Duck flock inbreeding discussion, issues and truths at PumpjackPiddlewick

Something I have never seen talked about when it comes to pet ducks, flocks and owners is duck flock inbreeding. So here is my big opportunity.

It is actually a very real thing to consider if you choose to have a male/female mix in your flock. Ducks are like rabbits. In fact if you have ducks, I can guarantee there will be a lot of duck sex, especially in the spring. It’s a rather seasonal thing.

For 6 months they more or less ignore each other in that category. Okay maybe a bit of flirting as they size each other up as mate material. Then the other six months … like rabbits. Of course eggs result instead, which you can choose to eat. Once a number of eggs are laid in a nest, generally about 8, the female duck will sit and brood. Next thing you know, all being well, and you have ducklings. And the cycle starts all over again. It is the animal kingdom at it’s most natural.

But in the duck world, once a duckling fledges there is no more ‘hey you are my sister’, or ‘mother’ or ‘uncle’. It’s about procreation, so any duck is fair game (as it were). Unlike in the wild, where males will often go off to find females in other flocks and thus lessening duck flock inbreeding, in an enclosed flock there isn’t this luxury.

If you have ‘brother and sister’ ducklings, they will grow up to be ‘husband and wife’. Relations and generations mean nothing, it is all about survival of the fittest. So if a female duck is particularly procreative, most of the males will vie for her attention no matter the relatiship. And possibly take, even when not mated with her.

Ratio of males to females is also important. Ducks don’t mate for life. They also are the only bird species that rapes. If you have many males they will even gang up on a singular female and potentially harm her, even sometimes kill her (though it is not the intention). It’s a lust frenzy sort of thing.

In our own flock we are continuously fighting duck flock inbreeding. We started off with Maggie. We brought in 3 siblings, 1 female, 2 males, to party and hang out with her. Sadly then they disappeared (buzzards we think), but not before Maggie took to brooding and sitting on a nest. Of 19 eggs! Very procreative.

13 of her eggs duly hatched and after they fledged we sent most of them off to new homes. We kept 4 of her ducklings; Sir Studly, Sunny, Tequila and Beepbeep, eg 1 male for 4 females a reasonably good ratio. Except they were all related.

The following year, when it came nesting time, only 1 duckling survived. George. Maggie killed all her others. We think they were probably not seen as ‘fit’, at least by Maggie. George lived to tell the tale and stuck himself like velcro to Maggie. He’s still stuck on her 3 years later. This is weird, in the duck world.

None of the eggs that Maggie and George have worked on have ever lived, either to hatch or a few days past hatching. That’s inbreeding.

There is a definite lessening of the quantity of eggs a female lays as she gets older. Her first spring, though not necessarily her first nest, is usually quite prolific in eggs and thus ducklings. And from that point it will lessen in terms of the numbers that will hatch. So it’s part age of the mother that affects the ducklings ability to live. The other part is how inter-related the mum and dad are.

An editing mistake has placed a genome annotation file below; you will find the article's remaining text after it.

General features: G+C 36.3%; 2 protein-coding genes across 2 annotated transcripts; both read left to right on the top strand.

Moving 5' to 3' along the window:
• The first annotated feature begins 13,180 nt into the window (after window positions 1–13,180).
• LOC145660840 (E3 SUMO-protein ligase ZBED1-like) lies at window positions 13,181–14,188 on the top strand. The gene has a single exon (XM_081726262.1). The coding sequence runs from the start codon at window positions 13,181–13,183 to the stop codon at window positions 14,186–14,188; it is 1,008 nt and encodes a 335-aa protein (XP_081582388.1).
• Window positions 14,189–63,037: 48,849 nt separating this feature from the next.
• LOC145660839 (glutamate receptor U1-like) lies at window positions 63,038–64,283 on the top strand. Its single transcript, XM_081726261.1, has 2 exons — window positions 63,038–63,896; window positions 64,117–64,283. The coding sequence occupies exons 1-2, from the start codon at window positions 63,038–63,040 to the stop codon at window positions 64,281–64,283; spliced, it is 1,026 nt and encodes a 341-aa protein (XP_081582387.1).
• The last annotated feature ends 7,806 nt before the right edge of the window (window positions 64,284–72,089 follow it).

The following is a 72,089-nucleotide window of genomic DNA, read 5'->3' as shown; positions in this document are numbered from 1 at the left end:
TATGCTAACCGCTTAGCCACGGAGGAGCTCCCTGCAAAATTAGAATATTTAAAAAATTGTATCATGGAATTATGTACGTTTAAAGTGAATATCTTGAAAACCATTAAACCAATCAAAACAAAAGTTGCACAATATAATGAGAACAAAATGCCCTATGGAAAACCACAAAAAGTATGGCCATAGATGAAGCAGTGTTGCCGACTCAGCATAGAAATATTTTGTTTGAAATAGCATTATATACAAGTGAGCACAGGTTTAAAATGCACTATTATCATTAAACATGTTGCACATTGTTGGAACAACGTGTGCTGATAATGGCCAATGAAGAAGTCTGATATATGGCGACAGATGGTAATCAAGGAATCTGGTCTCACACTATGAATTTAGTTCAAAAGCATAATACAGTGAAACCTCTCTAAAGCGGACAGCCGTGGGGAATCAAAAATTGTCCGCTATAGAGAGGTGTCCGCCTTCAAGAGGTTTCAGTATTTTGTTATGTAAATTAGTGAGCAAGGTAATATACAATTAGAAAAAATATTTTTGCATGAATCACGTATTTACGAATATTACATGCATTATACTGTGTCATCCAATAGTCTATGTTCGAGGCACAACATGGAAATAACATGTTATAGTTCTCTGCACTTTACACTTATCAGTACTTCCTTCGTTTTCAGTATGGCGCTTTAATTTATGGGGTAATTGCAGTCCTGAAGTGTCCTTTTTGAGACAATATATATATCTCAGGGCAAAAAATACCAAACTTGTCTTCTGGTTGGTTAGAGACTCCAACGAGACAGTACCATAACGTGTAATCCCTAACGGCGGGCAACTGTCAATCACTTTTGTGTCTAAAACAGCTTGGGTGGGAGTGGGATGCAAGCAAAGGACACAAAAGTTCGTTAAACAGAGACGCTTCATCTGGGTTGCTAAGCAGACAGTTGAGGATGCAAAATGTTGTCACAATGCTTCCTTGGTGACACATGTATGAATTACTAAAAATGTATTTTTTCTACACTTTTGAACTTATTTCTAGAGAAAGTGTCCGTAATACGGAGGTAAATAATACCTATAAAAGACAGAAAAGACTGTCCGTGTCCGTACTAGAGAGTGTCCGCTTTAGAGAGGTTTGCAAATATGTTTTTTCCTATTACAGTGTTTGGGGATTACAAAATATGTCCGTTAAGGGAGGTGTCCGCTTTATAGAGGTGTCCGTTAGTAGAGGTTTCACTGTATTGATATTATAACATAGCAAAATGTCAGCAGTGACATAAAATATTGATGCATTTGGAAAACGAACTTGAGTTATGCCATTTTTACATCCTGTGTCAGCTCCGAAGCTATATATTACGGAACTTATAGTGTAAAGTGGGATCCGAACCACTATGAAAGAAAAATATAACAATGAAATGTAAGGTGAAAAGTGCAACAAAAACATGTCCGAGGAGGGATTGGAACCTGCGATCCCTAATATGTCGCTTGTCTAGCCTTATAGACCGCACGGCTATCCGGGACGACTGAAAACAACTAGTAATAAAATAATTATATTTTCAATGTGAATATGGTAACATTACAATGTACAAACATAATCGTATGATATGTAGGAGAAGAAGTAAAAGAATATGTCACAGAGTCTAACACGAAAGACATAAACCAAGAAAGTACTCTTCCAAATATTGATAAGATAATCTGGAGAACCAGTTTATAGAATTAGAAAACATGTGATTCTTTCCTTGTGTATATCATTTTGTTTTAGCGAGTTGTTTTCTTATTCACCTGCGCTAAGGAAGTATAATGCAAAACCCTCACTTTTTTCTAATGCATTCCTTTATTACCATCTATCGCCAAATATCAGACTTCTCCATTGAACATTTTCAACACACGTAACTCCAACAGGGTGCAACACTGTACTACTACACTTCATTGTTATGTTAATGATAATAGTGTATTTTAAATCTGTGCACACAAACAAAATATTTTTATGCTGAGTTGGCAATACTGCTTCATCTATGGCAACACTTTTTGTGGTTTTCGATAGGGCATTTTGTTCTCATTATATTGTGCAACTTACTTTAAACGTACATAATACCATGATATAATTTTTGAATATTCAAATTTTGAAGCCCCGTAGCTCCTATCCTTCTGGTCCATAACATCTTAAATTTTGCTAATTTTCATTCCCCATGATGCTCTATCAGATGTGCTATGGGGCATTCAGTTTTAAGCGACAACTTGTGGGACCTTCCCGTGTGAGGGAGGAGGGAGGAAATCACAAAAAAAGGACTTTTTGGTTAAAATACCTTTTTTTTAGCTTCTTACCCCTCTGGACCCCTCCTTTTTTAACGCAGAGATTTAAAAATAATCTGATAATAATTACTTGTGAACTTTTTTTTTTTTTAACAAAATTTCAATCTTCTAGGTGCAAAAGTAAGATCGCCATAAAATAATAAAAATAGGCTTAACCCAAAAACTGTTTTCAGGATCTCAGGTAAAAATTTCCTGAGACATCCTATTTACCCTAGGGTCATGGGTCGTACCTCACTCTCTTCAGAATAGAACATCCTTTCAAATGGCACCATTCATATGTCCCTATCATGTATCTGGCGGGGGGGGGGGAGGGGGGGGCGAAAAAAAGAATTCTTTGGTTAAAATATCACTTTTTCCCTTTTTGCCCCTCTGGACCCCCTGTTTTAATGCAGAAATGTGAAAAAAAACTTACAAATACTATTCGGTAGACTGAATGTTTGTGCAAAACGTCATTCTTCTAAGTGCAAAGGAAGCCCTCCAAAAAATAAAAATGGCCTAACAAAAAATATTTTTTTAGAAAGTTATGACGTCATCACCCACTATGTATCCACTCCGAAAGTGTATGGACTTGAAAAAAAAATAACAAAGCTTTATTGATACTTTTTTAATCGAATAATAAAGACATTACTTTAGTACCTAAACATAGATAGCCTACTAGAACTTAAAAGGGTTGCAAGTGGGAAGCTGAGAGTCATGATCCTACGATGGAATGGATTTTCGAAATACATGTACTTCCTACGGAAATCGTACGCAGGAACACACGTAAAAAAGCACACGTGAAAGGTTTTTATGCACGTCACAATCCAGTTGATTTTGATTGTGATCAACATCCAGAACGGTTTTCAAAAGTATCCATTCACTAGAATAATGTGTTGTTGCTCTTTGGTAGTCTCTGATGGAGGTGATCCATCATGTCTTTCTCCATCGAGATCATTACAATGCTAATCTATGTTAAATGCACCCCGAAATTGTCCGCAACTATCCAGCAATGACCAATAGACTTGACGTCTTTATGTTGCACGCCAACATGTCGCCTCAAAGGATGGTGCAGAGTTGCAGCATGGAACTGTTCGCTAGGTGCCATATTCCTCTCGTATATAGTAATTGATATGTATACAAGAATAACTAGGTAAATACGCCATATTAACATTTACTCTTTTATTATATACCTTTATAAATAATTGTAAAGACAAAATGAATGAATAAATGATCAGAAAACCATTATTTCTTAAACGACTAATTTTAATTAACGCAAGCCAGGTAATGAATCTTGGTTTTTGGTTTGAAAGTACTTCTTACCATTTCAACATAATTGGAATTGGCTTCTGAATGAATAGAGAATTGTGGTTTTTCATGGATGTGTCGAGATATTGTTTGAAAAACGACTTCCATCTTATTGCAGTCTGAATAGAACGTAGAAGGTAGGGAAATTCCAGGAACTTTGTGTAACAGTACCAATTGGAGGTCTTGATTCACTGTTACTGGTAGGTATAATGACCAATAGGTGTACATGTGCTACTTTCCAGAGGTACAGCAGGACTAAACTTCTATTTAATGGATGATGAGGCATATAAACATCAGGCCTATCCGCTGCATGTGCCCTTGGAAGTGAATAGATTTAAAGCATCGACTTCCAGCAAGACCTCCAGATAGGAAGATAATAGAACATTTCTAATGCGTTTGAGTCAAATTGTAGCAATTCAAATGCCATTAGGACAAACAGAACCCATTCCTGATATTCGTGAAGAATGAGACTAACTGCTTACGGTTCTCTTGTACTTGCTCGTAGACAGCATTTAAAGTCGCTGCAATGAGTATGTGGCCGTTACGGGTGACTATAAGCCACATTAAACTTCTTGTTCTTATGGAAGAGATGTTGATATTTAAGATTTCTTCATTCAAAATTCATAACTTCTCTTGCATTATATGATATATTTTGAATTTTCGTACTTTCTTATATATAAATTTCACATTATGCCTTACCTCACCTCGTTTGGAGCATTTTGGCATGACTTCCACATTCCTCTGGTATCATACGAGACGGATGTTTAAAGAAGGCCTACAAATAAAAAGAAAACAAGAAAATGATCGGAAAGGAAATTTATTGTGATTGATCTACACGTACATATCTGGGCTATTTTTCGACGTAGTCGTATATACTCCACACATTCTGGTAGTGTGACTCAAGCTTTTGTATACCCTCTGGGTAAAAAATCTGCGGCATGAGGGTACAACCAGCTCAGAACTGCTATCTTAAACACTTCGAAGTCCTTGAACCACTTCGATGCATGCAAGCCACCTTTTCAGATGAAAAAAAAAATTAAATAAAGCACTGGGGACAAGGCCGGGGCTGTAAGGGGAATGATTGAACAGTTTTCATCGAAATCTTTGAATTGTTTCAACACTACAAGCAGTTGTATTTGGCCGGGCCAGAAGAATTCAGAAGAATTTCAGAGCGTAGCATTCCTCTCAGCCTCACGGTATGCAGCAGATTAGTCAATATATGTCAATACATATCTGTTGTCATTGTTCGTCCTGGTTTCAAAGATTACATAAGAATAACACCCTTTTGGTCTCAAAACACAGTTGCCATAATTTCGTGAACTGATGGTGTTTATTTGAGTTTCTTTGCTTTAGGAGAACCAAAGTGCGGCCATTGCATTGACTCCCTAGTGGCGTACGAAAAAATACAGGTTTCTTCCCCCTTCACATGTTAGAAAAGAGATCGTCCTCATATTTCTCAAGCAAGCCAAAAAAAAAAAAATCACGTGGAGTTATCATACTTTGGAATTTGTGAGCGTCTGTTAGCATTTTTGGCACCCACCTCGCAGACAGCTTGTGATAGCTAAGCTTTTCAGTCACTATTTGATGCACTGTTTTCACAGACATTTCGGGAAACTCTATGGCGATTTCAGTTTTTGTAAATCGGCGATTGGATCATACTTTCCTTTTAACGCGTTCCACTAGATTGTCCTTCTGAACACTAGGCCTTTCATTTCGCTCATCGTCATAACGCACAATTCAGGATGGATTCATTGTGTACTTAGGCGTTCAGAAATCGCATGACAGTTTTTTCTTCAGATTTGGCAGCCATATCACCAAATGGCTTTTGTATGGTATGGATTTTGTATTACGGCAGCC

George is Maggie’s son, but is also the son of her other son from the year before. So we are talking two levels of inbreeding. When you think on it, if ducks are a primary example (and they are) of survival of the fittest, then it makes sense that the more levels of inbreeding the less likely is the viability of the possible duckling.

And then we introduced Louis, our white call duck. He has always had a passion for Maggie, but George works hard at deterring him. Still now and then he has his way. Well, maybe more often than less. Last year most of our ducklings were very obviously offspring of Louis. Gabby is prime example, being a piebald mix of white and mallard. Others were simply lighter, greyer versions of mallards.

With only 1 male duck that is not related, and all the other males related, to our now two females, it’s very definitely time to get in some outside blood. A quirky duck fact, the females can actually in a sense reject or at least stop sperm from unwanted males during copulation. As far as we can tell, given the different colour of Louis, this is exactly what our girls did. He wasn’t always their mate, but they let him have his way.

Now our flocks health can’t all hang on Louis’s abilities. We’ve been on the search in consequence for several months for more female call ducks. They are our preference as they are quieter and sweeter in temperament than mallard females. Something that overall will be good for the flock. And we can’t discount they are really beautiful and make pretty pretty ducklings. Also our flock is of the dwarf, or mignon here in France, variety. That is they are smaller than most other ducks. Bringing in larger ducks is not possible as, well, there is certain level of geometry needed in the male reaching certain female parts.

Finally! We found 4 mignon white female ducks. Born in April, so the same age as Gabby. They are related, but as they are all females, and not related to any of our males, for at least the first year we won’t have to deal with duck flock inbreeding. Result!

With no intention of keeping any new ducklings, we should remain a healthy flock going forward. Fingers (or is that wings?) crossed.

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